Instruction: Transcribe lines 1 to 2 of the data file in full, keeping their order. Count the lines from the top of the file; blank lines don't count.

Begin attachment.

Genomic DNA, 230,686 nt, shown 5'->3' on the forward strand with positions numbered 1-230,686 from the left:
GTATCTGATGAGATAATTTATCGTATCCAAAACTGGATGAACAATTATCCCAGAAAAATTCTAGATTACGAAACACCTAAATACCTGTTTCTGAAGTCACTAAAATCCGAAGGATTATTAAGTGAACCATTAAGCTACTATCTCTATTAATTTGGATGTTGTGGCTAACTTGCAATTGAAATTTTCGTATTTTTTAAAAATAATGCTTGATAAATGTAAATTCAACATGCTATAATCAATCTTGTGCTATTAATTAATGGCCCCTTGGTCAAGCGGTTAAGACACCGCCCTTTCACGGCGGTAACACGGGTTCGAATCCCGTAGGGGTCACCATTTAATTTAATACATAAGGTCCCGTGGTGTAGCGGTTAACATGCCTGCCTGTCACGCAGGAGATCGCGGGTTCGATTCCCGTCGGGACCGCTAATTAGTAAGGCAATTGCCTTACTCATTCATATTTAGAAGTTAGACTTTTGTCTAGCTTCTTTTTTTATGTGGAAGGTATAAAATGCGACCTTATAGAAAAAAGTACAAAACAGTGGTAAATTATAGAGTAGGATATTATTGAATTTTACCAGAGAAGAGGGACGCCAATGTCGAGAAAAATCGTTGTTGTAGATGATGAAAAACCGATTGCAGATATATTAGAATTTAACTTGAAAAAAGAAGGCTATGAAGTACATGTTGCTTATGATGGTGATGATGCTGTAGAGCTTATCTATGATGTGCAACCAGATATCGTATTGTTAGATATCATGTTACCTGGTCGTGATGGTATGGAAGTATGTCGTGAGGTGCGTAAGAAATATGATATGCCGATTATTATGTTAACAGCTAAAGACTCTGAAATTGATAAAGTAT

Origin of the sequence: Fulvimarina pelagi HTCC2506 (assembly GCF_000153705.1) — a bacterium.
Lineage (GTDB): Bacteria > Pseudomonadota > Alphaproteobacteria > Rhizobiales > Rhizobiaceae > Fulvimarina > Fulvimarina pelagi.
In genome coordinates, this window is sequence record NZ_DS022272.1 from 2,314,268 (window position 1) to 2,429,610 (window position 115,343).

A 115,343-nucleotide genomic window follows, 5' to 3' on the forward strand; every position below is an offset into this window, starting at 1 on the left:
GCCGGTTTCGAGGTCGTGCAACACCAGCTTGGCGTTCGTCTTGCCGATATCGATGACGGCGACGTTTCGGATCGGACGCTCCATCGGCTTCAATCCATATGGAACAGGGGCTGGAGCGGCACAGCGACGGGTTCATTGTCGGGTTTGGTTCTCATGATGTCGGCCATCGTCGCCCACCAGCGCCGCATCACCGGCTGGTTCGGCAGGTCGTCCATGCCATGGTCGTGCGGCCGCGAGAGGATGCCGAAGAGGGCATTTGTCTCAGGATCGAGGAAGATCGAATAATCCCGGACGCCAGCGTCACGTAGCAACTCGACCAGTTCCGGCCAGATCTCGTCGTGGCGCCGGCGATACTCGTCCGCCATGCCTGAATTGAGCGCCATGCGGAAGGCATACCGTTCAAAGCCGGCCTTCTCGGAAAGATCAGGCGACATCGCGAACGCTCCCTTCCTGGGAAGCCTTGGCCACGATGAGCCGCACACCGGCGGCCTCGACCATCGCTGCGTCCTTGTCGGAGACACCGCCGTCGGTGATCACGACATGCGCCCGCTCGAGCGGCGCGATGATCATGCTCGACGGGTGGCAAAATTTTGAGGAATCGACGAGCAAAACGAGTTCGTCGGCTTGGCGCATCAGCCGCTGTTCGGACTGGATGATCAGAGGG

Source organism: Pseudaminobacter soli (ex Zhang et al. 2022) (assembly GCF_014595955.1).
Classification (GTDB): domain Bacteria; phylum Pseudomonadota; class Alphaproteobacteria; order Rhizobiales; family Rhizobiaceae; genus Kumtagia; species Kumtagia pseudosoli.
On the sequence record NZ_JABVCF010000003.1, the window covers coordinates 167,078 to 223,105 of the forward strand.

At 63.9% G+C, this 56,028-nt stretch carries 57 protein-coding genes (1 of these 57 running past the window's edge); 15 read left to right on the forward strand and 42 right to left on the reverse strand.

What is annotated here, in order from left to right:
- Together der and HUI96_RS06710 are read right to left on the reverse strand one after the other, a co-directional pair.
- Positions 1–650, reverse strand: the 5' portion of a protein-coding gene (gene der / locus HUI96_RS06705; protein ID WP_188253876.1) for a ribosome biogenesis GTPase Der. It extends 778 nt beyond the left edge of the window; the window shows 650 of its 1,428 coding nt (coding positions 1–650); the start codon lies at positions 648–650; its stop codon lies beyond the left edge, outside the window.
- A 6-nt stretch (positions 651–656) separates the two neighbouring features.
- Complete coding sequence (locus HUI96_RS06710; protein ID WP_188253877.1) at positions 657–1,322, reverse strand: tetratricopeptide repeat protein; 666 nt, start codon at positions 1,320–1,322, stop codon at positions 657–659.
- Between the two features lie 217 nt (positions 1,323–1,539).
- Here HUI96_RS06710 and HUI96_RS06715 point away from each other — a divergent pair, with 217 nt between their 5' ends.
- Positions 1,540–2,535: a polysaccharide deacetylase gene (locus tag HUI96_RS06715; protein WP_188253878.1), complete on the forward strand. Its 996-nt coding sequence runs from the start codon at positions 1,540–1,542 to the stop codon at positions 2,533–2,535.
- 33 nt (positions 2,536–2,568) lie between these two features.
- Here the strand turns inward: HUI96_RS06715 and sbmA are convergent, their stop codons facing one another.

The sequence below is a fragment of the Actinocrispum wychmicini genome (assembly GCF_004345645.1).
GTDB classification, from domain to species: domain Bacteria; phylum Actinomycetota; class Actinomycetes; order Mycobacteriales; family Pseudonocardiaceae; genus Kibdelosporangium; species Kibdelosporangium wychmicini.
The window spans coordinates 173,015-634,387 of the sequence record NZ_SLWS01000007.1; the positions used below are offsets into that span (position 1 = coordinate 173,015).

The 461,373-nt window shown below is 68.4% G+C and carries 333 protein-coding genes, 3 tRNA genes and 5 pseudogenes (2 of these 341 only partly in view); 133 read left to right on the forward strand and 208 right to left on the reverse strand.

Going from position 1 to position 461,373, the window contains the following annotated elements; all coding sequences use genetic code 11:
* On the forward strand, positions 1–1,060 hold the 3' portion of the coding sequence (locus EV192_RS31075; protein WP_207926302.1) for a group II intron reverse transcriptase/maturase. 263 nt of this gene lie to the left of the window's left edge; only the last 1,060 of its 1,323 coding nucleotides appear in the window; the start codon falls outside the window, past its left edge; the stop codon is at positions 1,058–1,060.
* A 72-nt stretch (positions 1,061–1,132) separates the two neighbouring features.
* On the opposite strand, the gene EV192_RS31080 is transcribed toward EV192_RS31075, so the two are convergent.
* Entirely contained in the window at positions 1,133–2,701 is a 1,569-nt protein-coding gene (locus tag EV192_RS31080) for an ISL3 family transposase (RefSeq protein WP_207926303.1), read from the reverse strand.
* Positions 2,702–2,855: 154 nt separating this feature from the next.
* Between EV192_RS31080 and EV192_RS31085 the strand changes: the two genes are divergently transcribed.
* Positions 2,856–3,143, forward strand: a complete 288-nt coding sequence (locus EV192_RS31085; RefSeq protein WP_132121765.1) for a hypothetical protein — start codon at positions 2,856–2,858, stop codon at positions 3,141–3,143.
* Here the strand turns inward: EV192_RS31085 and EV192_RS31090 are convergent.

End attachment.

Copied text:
Genomic DNA, 230,686 nt, shown 5'->3' on the forward strand with positions numbered 1-230,686 from the left:
GTATCTGATGAGATAATTTATCGTATCCAAAACTGGATGAACAATTATCCCAGAAAAATTCTAGATTACGAAACACCTAAATACCTGTTTCTGAAGTCACTAAAATCCGAAGGATTATTAAGTGAACCATTAAGCTACTATCTCTATTAATTTGGATGTTGTGGCTAACTTGCAATTGAAATTTTCGTATTTTTTAAAAATAATGCTTGATAAATGTAAATTCAACATGCTATAATCAATCTTGTGCTATTAATTAATGGCCCCTTGGTCAAGCGGTTAAGACACCGCCCTTTCACGGCGGTAACACGGGTTCGAATCCCGTAGGGGTCACCATTTAATTTAATACATAAGGTCCCGTGGTGTAGCGGTTAACATGCCTGCCTGTCACGCAGGAGATCGCGGGTTCGATTCCCGTCGGGACCGCTAATTAGTAAGGCAATTGCCTTACTCATTCATATTTAGAAGTTAGACTTTTGTCTAGCTTCTTTTTTTATGTGGAAGGTATAAAATGCGACCTTATAGAAAAAAGTACAAAACAGTGGTAAATTATAGAGTAGGATATTATTGAATTTTACCAGAGAAGAGGGACGCCAATGTCGAGAAAAATCGTTGTTGTAGATGATGAAAAACCGATTGCAGATATATTAGAATTTAACTTGAAAAAAGAAGGCTATGAAGTACATGTTGCTTATGATGGTGATGATGCTGTAGAGCTTATCTATGATGTGCAACCAGATATCGTATTGTTAGATATCATGTTACCTGGTCGTGATGGTATGGAAGTATGTCGTGAGGTGCGTAAGAAATATGATATGCCGATTATTATGTTAACAGCTAAAGACTCTGAAATTGATAAAGTAT